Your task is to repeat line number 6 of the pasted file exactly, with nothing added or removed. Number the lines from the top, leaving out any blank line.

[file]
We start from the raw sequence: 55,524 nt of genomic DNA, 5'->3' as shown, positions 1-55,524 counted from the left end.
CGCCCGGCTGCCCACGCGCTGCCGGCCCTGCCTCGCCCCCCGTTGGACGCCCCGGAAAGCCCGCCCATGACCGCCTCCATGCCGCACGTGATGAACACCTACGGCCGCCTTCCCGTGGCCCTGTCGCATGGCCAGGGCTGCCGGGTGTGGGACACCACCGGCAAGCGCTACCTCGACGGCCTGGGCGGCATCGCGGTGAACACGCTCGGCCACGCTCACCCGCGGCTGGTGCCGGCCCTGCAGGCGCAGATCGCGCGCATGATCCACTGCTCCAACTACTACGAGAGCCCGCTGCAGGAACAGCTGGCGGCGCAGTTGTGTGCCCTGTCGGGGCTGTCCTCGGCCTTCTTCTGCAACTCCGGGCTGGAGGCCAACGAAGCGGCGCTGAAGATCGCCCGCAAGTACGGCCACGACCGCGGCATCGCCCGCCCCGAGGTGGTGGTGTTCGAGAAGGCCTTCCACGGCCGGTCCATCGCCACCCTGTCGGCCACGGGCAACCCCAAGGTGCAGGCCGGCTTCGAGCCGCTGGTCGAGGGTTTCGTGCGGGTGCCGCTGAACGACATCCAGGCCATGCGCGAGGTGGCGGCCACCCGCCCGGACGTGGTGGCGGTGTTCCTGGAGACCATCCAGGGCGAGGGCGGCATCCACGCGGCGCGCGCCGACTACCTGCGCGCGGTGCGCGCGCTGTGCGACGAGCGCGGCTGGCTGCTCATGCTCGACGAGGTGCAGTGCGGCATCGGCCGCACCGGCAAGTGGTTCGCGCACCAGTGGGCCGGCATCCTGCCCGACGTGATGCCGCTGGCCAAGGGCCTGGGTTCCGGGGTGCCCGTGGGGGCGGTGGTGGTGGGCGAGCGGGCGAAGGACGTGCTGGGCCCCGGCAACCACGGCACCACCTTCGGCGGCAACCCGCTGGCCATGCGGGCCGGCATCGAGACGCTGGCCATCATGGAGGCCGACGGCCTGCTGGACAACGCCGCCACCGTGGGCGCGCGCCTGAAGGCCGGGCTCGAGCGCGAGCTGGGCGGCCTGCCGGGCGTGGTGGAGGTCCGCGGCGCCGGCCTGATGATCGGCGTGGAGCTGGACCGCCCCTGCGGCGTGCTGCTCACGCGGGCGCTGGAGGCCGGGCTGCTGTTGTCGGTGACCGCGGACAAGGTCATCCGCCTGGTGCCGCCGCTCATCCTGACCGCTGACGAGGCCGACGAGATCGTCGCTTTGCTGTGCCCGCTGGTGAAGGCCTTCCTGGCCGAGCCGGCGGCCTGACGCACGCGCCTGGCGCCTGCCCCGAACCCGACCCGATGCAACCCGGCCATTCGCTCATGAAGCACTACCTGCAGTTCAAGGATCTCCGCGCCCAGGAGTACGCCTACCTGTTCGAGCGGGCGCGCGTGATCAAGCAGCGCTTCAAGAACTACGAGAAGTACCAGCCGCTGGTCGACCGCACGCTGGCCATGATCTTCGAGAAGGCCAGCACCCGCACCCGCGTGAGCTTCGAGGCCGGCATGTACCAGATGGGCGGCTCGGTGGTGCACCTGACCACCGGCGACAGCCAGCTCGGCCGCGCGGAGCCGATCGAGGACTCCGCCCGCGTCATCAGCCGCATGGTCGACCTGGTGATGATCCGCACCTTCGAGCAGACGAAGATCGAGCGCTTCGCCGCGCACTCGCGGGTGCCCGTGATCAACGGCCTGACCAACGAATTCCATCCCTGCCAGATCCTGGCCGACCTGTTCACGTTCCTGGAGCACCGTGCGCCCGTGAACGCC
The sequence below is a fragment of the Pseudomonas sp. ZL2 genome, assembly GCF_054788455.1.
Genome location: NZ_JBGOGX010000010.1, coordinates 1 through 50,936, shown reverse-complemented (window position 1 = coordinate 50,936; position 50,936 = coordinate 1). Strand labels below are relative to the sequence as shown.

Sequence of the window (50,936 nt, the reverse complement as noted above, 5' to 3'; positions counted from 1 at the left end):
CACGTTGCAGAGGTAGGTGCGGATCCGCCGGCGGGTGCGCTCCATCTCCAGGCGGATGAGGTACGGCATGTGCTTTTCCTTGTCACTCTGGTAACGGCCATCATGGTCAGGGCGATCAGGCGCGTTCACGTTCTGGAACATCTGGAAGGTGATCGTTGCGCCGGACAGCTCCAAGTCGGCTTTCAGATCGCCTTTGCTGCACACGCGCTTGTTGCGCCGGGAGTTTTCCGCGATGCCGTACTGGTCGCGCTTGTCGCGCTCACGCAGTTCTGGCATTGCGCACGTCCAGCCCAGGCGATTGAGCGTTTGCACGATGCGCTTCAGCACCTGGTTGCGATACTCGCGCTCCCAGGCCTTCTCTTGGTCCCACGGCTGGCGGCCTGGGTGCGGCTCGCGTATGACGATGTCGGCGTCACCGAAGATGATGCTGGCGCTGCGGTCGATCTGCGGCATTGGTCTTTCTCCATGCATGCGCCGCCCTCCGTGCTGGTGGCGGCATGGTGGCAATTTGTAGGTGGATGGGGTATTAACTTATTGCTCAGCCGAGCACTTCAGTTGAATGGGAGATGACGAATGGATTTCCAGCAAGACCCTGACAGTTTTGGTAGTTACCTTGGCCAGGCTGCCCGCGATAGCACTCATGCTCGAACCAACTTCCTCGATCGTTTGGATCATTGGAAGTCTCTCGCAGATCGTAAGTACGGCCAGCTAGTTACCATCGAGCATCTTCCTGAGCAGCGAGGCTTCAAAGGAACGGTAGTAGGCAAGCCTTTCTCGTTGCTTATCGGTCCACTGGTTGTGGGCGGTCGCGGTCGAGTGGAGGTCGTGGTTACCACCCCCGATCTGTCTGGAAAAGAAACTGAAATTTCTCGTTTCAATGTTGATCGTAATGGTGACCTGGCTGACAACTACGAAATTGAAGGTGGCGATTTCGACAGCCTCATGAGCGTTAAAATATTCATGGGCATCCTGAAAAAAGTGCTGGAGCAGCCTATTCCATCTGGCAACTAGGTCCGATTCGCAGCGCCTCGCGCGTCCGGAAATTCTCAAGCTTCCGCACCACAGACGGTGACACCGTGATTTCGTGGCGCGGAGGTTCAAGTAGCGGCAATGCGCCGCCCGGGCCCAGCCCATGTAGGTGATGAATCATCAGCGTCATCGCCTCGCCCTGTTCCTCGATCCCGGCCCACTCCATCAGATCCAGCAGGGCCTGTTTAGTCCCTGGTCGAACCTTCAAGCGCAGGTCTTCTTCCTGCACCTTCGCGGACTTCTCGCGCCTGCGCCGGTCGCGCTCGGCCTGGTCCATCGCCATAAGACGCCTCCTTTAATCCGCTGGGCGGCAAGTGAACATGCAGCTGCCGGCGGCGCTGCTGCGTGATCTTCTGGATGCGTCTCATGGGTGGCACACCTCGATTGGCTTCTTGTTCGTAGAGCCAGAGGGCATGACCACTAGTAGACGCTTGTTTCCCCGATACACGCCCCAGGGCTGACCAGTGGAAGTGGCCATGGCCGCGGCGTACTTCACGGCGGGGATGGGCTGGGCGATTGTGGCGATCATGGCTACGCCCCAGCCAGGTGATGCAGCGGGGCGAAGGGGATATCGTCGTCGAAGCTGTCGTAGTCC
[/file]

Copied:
CACGTTGCAGAGGTAGGTGCGGATCCGCCGGCGGGTGCGCTCCATCTCCAGGCGGATGAGGTACGGCATGTGCTTTTCCTTGTCACTCTGGTAACGGCCATCATGGTCAGGGCGATCAGGCGCGTTCACGTTCTGGAACATCTGGAAGGTGATCGTTGCGCCGGACAGCTCCAAGTCGGCTTTCAGATCGCCTTTGCTGCACACGCGCTTGTTGCGCCGGGAGTTTTCCGCGATGCCGTACTGGTCGCGCTTGTCGCGCTCACGCAGTTCTGGCATTGCGCACGTCCAGCCCAGGCGATTGAGCGTTTGCACGATGCGCTTCAGCACCTGGTTGCGATACTCGCGCTCCCAGGCCTTCTCTTGGTCCCACGGCTGGCGGCCTGGGTGCGGCTCGCGTATGACGATGTCGGCGTCACCGAAGATGATGCTGGCGCTGCGGTCGATCTGCGGCATTGGTCTTTCTCCATGCATGCGCCGCCCTCCGTGCTGGTGGCGGCATGGTGGCAATTTGTAGGTGGATGGGGTATTAACTTATTGCTCAGCCGAGCACTTCAGTTGAATGGGAGATGACGAATGGATTTCCAGCAAGACCCTGACAGTTTTGGTAGTTACCTTGGCCAGGCTGCCCGCGATAGCACTCATGCTCGAACCAACTTCCTCGATCGTTTGGATCATTGGAAGTCTCTCGCAGATCGTAAGTACGGCCAGCTAGTTACCATCGAGCATCTTCCTGAGCAGCGAGGCTTCAAAGGAACGGTAGTAGGCAAGCCTTTCTCGTTGCTTATCGGTCCACTGGTTGTGGGCGGTCGCGGTCGAGTGGAGGTCGTGGTTACCACCCCCGATCTGTCTGGAAAAGAAACTGAAATTTCTCGTTTCAATGTTGATCGTAATGGTGACCTGGCTGACAACTACGAAATTGAAGGTGGCGATTTCGACAGCCTCATGAGCGTTAAAATATTCATGGGCATCCTGAAAAAAGTGCTGGAGCAGCCTATTCCATCTGGCAACTAGGTCCGATTCGCAGCGCCTCGCGCGTCCGGAAATTCTCAAGCTTCCGCACCACAGACGGTGACACCGTGATTTCGTGGCGCGGAGGTTCAAGTAGCGGCAATGCGCCGCCCGGGCCCAGCCCATGTAGGTGATGAATCATCAGCGTCATCGCCTCGCCCTGTTCCTCGATCCCGGCCCACTCCATCAGATCCAGCAGGGCCTGTTTAGTCCCTGGTCGAACCTTCAAGCGCAGGTCTTCTTCCTGCACCTTCGCGGACTTCTCGCGCCTGCGCCGGTCGCGCTCGGCCTGGTCCATCGCCATAAGACGCCTCCTTTAATCCGCTGGGCGGCAAGTGAACATGCAGCTGCCGGCGGCGCTGCTGCGTGATCTTCTGGATGCGTCTCATGGGTGGCACACCTCGATTGGCTTCTTGTTCGTAGAGCCAGAGGGCATGACCACTAGTAGACGCTTGTTTCCCCGATACACGCCCCAGGGCTGACCAGTGGAAGTGGCCATGGCCGCGGCGTACTTCACGGCGGGGATGGGCTGGGCGATTGTGGCGATCATGGCTACGCCCCAGCCAGGTGATGCAGCGGGGCGAAGGGGATATCGTCGTCGAAGCTGTCGTAGTCC